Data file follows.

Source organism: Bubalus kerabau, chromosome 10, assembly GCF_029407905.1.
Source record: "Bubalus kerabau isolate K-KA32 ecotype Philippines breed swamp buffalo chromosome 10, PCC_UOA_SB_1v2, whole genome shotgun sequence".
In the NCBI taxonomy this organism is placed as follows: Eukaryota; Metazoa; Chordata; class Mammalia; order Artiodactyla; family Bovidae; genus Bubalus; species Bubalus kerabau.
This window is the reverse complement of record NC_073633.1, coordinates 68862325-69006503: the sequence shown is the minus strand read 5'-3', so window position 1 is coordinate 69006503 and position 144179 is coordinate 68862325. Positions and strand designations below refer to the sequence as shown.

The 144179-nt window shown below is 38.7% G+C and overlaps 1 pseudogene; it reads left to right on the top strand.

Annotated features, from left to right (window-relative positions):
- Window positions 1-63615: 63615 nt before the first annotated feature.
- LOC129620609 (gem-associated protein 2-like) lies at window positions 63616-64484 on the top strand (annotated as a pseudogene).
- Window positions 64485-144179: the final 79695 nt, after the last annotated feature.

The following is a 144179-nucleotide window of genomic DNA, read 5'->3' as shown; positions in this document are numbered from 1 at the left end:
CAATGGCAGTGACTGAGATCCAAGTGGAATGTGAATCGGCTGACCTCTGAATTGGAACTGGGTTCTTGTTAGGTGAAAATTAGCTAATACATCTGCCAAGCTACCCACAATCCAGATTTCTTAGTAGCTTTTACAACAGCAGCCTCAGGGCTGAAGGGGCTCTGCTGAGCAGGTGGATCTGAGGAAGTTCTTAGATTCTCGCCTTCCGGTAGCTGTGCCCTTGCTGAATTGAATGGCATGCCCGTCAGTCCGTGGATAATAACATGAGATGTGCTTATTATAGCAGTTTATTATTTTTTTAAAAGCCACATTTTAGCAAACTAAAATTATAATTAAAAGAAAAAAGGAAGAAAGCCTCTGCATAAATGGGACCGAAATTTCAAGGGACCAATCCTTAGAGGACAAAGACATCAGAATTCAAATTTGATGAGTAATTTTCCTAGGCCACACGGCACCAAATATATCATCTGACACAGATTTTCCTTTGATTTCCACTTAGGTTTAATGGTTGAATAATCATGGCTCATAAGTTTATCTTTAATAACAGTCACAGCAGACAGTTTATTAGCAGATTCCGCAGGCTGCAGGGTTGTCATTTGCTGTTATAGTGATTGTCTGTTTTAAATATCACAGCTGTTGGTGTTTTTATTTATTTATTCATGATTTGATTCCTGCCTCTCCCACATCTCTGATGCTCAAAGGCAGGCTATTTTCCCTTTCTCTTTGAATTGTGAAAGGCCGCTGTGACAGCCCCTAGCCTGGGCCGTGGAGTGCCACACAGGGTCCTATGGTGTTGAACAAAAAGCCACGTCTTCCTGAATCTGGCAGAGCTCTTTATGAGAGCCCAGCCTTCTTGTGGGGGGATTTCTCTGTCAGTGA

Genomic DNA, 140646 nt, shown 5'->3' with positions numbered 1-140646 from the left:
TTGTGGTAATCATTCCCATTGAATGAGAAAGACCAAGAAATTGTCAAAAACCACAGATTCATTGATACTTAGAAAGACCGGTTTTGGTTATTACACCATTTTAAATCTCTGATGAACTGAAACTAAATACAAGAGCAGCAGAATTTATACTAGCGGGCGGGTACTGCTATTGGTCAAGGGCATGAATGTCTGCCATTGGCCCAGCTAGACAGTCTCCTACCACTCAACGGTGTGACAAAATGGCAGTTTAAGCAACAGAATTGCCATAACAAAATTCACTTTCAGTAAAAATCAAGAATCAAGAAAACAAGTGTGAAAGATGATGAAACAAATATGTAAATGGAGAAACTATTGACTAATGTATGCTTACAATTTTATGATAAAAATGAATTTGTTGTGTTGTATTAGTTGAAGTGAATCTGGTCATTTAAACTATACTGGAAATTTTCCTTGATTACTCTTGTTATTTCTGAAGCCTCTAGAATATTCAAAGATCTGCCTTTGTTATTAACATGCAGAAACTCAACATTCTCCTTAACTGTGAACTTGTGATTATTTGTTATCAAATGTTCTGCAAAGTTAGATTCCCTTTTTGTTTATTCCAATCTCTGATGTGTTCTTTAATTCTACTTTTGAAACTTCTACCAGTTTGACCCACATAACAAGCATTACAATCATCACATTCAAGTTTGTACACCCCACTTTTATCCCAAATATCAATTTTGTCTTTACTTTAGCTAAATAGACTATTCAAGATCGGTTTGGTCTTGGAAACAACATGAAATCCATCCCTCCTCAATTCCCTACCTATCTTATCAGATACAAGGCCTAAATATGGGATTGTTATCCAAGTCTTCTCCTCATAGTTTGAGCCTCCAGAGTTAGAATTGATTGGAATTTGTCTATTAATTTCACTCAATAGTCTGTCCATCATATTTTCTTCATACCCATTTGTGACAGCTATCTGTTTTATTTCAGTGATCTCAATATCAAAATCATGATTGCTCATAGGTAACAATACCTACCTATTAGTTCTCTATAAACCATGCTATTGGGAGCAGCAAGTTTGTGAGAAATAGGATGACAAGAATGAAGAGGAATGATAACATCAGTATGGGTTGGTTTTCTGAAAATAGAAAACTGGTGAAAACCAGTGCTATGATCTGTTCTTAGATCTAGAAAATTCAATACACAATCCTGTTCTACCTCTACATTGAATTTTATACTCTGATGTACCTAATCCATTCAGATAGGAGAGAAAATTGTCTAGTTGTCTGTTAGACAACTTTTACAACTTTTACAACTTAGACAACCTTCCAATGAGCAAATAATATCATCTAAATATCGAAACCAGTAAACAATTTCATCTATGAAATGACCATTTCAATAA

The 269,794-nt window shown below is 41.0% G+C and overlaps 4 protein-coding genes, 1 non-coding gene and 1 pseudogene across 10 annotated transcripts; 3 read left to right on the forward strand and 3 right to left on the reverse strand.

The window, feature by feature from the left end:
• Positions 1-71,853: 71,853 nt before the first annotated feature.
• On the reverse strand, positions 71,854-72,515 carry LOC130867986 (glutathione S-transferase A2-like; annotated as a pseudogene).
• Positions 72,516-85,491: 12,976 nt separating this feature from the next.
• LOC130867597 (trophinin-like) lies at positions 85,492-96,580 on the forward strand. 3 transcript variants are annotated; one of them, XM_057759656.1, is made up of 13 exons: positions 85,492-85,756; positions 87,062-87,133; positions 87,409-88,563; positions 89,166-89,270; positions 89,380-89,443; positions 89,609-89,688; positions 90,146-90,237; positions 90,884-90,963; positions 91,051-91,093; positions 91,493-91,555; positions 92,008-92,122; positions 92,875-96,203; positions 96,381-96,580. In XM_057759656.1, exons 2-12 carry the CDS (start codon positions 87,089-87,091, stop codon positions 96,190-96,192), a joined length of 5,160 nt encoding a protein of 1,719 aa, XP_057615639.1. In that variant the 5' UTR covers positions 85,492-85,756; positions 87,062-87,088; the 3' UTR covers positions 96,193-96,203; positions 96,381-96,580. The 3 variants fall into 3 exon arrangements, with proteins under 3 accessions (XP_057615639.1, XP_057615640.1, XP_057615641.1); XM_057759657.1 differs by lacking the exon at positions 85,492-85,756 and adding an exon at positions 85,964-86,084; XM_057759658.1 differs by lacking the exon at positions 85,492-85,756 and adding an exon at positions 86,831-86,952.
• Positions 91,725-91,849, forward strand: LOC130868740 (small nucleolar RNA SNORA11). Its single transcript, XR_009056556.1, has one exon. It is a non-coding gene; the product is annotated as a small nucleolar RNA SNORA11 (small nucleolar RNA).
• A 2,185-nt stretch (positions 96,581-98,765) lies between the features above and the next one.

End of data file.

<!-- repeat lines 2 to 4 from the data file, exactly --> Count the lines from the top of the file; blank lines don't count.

Source record: "Bubalus kerabau isolate K-KA32 ecotype Philippines breed swamp buffalo chromosome 10, PCC_UOA_SB_1v2, whole genome shotgun sequence".
In the NCBI taxonomy this organism is placed as follows: Eukaryota; Metazoa; Chordata; class Mammalia; order Artiodactyla; family Bovidae; genus Bubalus; species Bubalus kerabau.
This window is the reverse complement of record NC_073633.1, coordinates 68862325-69006503: the sequence shown is the minus strand read 5'-3', so window position 1 is coordinate 69006503 and position 144179 is coordinate 68862325. Positions and strand designations below refer to the sequence as shown.